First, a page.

Awoke after a peaceful night’s sleep in our 19th century
slate cottage to a beautiful cooked brekky sourced from local
ingredients: bacon, free range eggs, vine ripened tomatoes and
mushrooms. We then walked it off with a 45min walk through the
vineyards and around the streets of this lovely historic town. We
checked out and did a last minute tasting of the wines we hadn’t
tried over lunch yesterday. We then headed towards Clare for a
tasting at Tim Knapstein and a look at the soap shed which
specializes in olive oil soaps. Chris was familiar with Knapstein
beer but not the wines and he was pleasantly surprised. While I was
very taken with the rieslings and an odd blend called “Three”
created from sem/Sav & chardonnay grapes. Chris tried some
amazing shirazes, the best he had tried over the last few days of
tasting. We both agreed that the Clare wines were much nicer and
better value than the Barossa. While we only did five wineries in
the whole Clare region, we came away convinced that it is a real
treasure with great scenery, food and wine. Paula kept finding
beautiful old stone buildings — that real South Australian look, so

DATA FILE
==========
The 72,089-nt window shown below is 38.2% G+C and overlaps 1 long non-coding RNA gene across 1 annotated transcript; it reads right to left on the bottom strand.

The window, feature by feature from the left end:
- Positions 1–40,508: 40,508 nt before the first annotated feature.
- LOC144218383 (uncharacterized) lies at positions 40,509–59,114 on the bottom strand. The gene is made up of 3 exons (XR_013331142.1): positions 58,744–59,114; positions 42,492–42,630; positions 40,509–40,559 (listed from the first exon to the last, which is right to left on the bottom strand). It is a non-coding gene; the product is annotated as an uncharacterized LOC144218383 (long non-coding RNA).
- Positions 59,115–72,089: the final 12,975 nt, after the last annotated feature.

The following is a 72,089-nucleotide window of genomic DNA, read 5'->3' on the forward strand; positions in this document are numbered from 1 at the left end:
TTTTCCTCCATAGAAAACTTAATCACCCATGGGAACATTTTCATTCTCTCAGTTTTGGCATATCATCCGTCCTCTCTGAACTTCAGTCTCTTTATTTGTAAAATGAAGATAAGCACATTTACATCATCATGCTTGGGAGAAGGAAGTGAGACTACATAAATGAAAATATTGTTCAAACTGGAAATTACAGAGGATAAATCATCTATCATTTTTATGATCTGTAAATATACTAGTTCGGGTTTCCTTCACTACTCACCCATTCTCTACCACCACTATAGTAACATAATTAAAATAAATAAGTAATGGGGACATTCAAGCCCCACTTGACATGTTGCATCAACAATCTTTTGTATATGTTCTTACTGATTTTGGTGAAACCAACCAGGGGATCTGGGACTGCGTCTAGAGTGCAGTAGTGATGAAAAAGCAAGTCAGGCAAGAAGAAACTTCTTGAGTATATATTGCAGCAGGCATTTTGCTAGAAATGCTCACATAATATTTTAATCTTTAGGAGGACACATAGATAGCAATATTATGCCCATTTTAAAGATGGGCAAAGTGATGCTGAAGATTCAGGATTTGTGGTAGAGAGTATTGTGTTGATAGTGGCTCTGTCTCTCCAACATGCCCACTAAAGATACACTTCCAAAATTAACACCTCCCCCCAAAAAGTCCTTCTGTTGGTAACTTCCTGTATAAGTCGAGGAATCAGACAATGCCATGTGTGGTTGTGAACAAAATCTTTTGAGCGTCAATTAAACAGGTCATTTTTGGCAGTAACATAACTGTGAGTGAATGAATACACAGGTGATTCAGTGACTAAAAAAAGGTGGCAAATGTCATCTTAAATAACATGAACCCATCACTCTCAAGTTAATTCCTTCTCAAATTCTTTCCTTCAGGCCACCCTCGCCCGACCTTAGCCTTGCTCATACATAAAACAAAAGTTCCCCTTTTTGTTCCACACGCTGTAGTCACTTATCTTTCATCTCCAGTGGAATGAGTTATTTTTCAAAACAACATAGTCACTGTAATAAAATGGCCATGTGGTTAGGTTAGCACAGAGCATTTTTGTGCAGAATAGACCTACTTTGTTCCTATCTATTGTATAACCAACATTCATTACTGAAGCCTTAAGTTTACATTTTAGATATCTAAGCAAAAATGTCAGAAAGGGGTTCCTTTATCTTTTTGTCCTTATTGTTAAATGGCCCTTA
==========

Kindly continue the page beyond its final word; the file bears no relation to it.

well preserved out here. Sadly, the McDonalds code of building is
very visible in the newer suburbs and particularly around the golf
courses — lifestyles of the retired and/or pretentious. Less taste
than a Mildura cleanskin accompanied by a vanamei prawn cocktail.
Crabtree, our last stop, was a treat. Not only did we get a chance
to taste in a very small winery — run by Bruce Woods’ brother
Richard — but we got a view of the ‘valley’ from one of its highest
points. The rieslings lived up to Bruce’s promise with floral and
citrus (Chris is calling in lemon zest here) and the honey, steel
and lemon palate. Paula loves the acidity of the young rieslings,
particularly if the sugar is low and the fruit is there. Chris
still likes them after a few years in the bottle and even with a
bit more sugar, but he is still amazed at the berry, cherry and
chocolate palate in the Shiraz (still don’t quite get the ‘mint’
thing) which we found throughout the valley. Richard’s muscat
showed what you could do with fortified, but it was bone dry and
really a cheese and fruit wine more than a dessert wine. Yummy. So
we had to go — maybe Paula’s riesling epiphany will continue in the
Adelaide Hills, but I rather suspect she will find the Nepenthe
sauv blancs making a strong play for renewed allegiance. I might
find a Pinot! We are now safely tucked away in the country club at
Victor Harbour — safe from tomorrow’s 40 degree heat in Adelaide.
The sea breeze is lovely and we got into the bistro for happy hour:
nothing like cheap drinks and fish and chips to keep life smooth.
Paula has fallen asleep and it sounds like the couple next door are
copulating in their jacuzzi; either that or they are watching a
documentary on seal mating. I think I will read for a while and
reflect on travel, wine and locust-removal techniques for the
bonnet of my car. C’est la vie!